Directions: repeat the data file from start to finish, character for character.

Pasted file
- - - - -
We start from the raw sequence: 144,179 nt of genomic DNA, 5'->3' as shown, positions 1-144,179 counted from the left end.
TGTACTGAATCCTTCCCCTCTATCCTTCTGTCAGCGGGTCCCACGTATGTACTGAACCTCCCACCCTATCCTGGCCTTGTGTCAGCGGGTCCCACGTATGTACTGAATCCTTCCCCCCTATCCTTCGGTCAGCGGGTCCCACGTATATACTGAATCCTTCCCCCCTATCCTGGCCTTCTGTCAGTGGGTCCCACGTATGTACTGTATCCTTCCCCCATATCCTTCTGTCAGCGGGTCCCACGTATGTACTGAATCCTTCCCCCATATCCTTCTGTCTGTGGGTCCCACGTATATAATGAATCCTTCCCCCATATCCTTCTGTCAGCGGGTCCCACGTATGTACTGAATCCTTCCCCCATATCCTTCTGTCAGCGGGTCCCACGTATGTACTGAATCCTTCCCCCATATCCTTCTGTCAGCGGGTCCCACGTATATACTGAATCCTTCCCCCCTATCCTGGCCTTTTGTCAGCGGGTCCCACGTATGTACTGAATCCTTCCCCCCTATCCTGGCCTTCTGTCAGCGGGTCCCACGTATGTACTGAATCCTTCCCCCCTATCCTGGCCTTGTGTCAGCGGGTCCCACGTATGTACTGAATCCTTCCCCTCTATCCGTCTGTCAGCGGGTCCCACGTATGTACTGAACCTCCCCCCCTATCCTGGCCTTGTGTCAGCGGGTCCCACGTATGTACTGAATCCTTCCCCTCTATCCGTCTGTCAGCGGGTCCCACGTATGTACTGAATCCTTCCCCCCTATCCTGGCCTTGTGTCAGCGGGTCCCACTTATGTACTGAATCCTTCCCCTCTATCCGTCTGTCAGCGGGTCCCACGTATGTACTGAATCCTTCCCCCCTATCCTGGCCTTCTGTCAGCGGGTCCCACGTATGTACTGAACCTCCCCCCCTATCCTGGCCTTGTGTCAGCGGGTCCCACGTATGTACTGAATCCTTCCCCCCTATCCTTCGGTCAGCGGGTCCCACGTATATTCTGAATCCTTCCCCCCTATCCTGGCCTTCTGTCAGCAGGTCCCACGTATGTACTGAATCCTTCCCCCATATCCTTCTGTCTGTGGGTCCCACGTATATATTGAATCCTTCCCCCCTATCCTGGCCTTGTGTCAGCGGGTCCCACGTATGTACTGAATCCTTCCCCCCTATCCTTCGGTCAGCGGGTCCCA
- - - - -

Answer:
We start from the raw sequence: 144,179 nt of genomic DNA, 5'->3' as shown, positions 1-144,179 counted from the left end.
TGTACTGAATCCTTCCCCTCTATCCTTCTGTCAGCGGGTCCCACGTATGTACTGAACCTCCCACCCTATCCTGGCCTTGTGTCAGCGGGTCCCACGTATGTACTGAATCCTTCCCCCCTATCCTTCGGTCAGCGGGTCCCACGTATATACTGAATCCTTCCCCCCTATCCTGGCCTTCTGTCAGTGGGTCCCACGTATGTACTGTATCCTTCCCCCATATCCTTCTGTCAGCGGGTCCCACGTATGTACTGAATCCTTCCCCCATATCCTTCTGTCTGTGGGTCCCACGTATATAATGAATCCTTCCCCCATATCCTTCTGTCAGCGGGTCCCACGTATGTACTGAATCCTTCCCCCATATCCTTCTGTCAGCGGGTCCCACGTATGTACTGAATCCTTCCCCCATATCCTTCTGTCAGCGGGTCCCACGTATATACTGAATCCTTCCCCCCTATCCTGGCCTTTTGTCAGCGGGTCCCACGTATGTACTGAATCCTTCCCCCCTATCCTGGCCTTCTGTCAGCGGGTCCCACGTATGTACTGAATCCTTCCCCCCTATCCTGGCCTTGTGTCAGCGGGTCCCACGTATGTACTGAATCCTTCCCCTCTATCCGTCTGTCAGCGGGTCCCACGTATGTACTGAACCTCCCCCCCTATCCTGGCCTTGTGTCAGCGGGTCCCACGTATGTACTGAATCCTTCCCCTCTATCCGTCTGTCAGCGGGTCCCACGTATGTACTGAATCCTTCCCCCCTATCCTGGCCTTGTGTCAGCGGGTCCCACTTATGTACTGAATCCTTCCCCTCTATCCGTCTGTCAGCGGGTCCCACGTATGTACTGAATCCTTCCCCCCTATCCTGGCCTTCTGTCAGCGGGTCCCACGTATGTACTGAACCTCCCCCCCTATCCTGGCCTTGTGTCAGCGGGTCCCACGTATGTACTGAATCCTTCCCCCCTATCCTTCGGTCAGCGGGTCCCACGTATATTCTGAATCCTTCCCCCCTATCCTGGCCTTCTGTCAGCAGGTCCCACGTATGTACTGAATCCTTCCCCCATATCCTTCTGTCTGTGGGTCCCACGTATATATTGAATCCTTCCCCCCTATCCTGGCCTTGTGTCAGCGGGTCCCACGTATGTACTGAATCCTTCCCCCCTATCCTTCGGTCAGCGGGTCCCA